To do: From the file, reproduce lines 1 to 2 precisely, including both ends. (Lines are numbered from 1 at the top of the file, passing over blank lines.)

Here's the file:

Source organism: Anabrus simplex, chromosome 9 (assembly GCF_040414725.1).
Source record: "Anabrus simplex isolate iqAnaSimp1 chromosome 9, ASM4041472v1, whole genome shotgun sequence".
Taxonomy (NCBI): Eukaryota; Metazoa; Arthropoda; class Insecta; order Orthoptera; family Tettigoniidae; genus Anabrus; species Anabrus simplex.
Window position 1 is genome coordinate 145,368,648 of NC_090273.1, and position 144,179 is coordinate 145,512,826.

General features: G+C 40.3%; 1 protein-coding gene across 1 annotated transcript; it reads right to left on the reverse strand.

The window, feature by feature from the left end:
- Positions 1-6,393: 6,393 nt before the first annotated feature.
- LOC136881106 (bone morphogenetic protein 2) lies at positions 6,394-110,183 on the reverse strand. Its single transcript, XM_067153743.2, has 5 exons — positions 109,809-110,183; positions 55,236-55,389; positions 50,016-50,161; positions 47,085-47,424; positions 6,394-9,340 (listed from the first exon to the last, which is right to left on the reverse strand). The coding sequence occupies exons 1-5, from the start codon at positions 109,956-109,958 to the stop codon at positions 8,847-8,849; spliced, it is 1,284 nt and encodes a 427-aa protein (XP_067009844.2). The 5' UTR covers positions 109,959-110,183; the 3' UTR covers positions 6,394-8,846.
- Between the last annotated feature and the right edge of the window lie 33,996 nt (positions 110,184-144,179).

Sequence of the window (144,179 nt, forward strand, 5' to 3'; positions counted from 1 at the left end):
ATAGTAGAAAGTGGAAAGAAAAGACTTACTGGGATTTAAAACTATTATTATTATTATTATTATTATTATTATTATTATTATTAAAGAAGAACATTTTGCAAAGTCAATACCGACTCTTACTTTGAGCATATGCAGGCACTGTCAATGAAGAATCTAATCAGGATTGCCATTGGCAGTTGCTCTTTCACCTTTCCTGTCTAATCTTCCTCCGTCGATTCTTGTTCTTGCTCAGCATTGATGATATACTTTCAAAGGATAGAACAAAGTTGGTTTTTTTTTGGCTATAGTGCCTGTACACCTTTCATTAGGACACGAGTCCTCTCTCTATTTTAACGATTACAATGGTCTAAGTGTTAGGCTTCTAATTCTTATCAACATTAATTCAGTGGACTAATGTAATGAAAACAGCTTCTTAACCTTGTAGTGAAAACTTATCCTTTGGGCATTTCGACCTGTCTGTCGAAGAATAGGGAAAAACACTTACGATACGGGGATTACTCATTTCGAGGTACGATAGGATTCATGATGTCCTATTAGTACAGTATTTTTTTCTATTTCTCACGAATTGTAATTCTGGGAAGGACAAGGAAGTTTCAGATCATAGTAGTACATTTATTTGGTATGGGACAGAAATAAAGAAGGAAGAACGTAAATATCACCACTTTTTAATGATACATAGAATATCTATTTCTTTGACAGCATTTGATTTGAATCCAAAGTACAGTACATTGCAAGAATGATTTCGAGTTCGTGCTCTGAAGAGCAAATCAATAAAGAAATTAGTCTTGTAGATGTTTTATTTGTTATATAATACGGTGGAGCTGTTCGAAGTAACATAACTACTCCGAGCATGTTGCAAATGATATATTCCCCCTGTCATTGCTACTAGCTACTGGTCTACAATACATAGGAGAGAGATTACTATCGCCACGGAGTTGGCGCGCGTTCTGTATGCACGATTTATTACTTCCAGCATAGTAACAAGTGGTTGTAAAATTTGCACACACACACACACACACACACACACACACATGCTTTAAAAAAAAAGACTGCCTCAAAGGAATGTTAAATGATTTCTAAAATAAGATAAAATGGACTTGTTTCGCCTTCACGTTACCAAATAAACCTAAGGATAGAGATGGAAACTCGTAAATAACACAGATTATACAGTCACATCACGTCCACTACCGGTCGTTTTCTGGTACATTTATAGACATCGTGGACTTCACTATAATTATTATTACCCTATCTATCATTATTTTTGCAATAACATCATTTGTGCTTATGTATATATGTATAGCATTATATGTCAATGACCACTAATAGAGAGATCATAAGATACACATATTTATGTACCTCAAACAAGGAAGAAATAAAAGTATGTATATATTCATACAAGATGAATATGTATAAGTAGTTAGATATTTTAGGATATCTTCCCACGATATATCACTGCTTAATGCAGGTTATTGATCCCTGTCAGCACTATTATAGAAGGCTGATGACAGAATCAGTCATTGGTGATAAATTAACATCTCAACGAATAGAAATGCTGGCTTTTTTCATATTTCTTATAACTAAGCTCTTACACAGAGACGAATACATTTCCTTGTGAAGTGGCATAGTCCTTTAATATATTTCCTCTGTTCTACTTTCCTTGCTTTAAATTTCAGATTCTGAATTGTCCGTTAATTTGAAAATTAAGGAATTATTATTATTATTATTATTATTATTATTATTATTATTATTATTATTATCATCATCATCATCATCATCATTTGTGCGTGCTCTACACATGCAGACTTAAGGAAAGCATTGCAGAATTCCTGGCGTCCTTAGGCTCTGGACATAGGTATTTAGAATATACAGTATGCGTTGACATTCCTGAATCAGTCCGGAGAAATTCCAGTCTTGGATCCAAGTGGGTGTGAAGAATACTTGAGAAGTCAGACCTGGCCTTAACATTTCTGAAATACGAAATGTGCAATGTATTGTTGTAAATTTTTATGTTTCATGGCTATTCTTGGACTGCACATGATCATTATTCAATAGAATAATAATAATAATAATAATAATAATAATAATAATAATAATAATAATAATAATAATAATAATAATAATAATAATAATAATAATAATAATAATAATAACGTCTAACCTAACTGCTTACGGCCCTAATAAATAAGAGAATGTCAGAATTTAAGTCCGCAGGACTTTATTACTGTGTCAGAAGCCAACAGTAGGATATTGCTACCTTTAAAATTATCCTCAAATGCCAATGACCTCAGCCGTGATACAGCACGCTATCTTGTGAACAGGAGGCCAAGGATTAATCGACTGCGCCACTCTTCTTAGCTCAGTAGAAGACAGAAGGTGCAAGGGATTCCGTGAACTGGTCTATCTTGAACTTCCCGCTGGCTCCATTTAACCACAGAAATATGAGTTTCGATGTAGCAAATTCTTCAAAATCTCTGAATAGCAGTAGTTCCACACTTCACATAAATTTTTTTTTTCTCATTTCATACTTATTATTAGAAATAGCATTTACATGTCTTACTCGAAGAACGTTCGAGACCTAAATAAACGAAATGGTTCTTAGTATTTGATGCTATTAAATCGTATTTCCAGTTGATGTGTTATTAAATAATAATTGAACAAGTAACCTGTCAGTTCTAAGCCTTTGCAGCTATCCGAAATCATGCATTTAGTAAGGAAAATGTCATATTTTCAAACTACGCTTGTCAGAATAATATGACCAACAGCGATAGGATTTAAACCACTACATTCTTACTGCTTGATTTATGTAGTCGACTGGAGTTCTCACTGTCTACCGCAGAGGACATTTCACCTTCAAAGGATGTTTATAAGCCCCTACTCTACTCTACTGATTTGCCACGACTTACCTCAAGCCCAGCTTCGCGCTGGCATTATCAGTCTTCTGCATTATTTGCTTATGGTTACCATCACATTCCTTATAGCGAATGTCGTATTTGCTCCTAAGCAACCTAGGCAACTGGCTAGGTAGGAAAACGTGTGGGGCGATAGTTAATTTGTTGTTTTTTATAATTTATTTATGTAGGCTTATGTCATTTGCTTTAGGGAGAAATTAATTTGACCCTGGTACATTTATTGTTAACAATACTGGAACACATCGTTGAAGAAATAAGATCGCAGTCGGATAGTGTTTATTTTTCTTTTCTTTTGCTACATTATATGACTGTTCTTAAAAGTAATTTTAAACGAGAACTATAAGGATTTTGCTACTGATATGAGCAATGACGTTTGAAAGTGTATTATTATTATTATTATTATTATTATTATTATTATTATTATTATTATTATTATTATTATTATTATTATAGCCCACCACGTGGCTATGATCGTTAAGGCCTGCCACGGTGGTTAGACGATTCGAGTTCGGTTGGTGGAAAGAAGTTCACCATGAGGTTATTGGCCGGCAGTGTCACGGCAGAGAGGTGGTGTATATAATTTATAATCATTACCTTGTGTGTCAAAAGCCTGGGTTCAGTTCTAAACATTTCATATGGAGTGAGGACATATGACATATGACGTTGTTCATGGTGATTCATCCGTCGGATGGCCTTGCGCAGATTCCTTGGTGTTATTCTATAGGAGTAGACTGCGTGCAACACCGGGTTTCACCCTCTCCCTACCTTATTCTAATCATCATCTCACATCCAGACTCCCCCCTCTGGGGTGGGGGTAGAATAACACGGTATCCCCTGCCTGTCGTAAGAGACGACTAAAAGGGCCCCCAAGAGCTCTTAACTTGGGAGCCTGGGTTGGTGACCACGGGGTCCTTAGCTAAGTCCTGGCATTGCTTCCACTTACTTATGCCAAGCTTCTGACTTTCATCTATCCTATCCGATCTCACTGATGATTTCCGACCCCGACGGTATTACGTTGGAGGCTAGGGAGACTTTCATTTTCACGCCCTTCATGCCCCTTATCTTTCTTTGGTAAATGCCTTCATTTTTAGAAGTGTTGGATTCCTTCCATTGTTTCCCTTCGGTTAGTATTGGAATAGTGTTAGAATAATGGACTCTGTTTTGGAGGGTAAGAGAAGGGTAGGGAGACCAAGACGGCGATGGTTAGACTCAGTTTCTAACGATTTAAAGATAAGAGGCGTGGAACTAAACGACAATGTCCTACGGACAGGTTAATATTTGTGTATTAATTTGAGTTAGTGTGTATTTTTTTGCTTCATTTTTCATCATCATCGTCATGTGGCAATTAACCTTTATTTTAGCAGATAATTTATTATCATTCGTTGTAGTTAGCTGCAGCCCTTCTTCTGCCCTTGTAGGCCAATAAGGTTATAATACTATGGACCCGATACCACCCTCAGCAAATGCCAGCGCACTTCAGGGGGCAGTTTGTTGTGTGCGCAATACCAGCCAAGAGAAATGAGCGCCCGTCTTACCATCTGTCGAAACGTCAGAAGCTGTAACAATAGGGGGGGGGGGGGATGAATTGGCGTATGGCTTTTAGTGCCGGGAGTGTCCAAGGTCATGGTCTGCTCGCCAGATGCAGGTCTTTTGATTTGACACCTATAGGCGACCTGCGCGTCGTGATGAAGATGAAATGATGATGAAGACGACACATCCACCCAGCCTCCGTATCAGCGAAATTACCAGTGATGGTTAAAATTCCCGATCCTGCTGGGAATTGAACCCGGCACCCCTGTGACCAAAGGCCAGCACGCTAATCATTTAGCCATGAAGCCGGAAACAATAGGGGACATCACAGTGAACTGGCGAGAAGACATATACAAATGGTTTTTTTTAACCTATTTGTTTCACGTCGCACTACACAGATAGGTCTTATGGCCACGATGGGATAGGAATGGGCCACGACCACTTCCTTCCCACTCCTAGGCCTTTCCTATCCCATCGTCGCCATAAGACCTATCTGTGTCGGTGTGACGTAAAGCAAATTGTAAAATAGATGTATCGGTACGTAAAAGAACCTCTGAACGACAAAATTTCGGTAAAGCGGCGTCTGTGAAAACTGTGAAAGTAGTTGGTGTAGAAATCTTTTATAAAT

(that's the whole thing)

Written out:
Source organism: Anabrus simplex, chromosome 9 (assembly GCF_040414725.1).
Source record: "Anabrus simplex isolate iqAnaSimp1 chromosome 9, ASM4041472v1, whole genome shotgun sequence".